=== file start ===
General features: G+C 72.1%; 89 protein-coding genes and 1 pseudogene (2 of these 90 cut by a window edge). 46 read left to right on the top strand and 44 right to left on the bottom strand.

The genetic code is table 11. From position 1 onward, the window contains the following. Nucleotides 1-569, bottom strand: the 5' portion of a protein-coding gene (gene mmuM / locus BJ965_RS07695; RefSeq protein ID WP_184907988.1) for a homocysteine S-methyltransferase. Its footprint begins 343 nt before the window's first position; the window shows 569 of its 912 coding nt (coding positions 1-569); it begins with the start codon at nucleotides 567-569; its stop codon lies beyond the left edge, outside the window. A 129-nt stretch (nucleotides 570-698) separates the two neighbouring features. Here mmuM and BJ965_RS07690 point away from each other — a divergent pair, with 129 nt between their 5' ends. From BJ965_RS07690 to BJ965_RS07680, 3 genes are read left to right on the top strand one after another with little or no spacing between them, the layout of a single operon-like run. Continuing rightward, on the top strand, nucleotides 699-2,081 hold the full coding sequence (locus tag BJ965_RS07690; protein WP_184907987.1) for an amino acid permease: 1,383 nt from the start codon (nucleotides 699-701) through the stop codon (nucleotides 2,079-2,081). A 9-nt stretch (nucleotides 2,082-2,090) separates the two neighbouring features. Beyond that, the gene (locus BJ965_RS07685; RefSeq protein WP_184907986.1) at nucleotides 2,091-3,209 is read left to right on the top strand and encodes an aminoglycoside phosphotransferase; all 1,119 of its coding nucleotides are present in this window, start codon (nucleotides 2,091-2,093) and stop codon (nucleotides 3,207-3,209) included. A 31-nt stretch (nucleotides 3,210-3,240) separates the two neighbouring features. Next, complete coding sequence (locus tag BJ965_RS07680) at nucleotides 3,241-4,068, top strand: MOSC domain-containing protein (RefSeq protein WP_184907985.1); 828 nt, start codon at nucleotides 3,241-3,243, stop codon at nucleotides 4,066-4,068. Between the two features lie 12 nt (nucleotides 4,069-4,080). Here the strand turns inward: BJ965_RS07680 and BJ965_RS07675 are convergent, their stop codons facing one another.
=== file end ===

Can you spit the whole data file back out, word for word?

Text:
General features: G+C 72.1%; 89 protein-coding genes and 1 pseudogene (2 of these 90 cut by a window edge). 46 read left to right on the top strand and 44 right to left on the bottom strand.

The genetic code is table 11. From position 1 onward, the window contains the following. Nucleotides 1-569, bottom strand: the 5' portion of a protein-coding gene (gene mmuM / locus BJ965_RS07695; RefSeq protein ID WP_184907988.1) for a homocysteine S-methyltransferase. Its footprint begins 343 nt before the window's first position; the window shows 569 of its 912 coding nt (coding positions 1-569); it begins with the start codon at nucleotides 567-569; its stop codon lies beyond the left edge, outside the window. A 129-nt stretch (nucleotides 570-698) separates the two neighbouring features. Here mmuM and BJ965_RS07690 point away from each other — a divergent pair, with 129 nt between their 5' ends. From BJ965_RS07690 to BJ965_RS07680, 3 genes are read left to right on the top strand one after another with little or no spacing between them, the layout of a single operon-like run. Continuing rightward, on the top strand, nucleotides 699-2,081 hold the full coding sequence (locus tag BJ965_RS07690; protein WP_184907987.1) for an amino acid permease: 1,383 nt from the start codon (nucleotides 699-701) through the stop codon (nucleotides 2,079-2,081). A 9-nt stretch (nucleotides 2,082-2,090) separates the two neighbouring features. Beyond that, the gene (locus BJ965_RS07685; RefSeq protein WP_184907986.1) at nucleotides 2,091-3,209 is read left to right on the top strand and encodes an aminoglycoside phosphotransferase; all 1,119 of its coding nucleotides are present in this window, start codon (nucleotides 2,091-2,093) and stop codon (nucleotides 3,207-3,209) included. A 31-nt stretch (nucleotides 3,210-3,240) separates the two neighbouring features. Next, complete coding sequence (locus tag BJ965_RS07680) at nucleotides 3,241-4,068, top strand: MOSC domain-containing protein (RefSeq protein WP_184907985.1); 828 nt, start codon at nucleotides 3,241-3,243, stop codon at nucleotides 4,066-4,068. Between the two features lie 12 nt (nucleotides 4,069-4,080). Here the strand turns inward: BJ965_RS07680 and BJ965_RS07675 are convergent, their stop codons facing one another.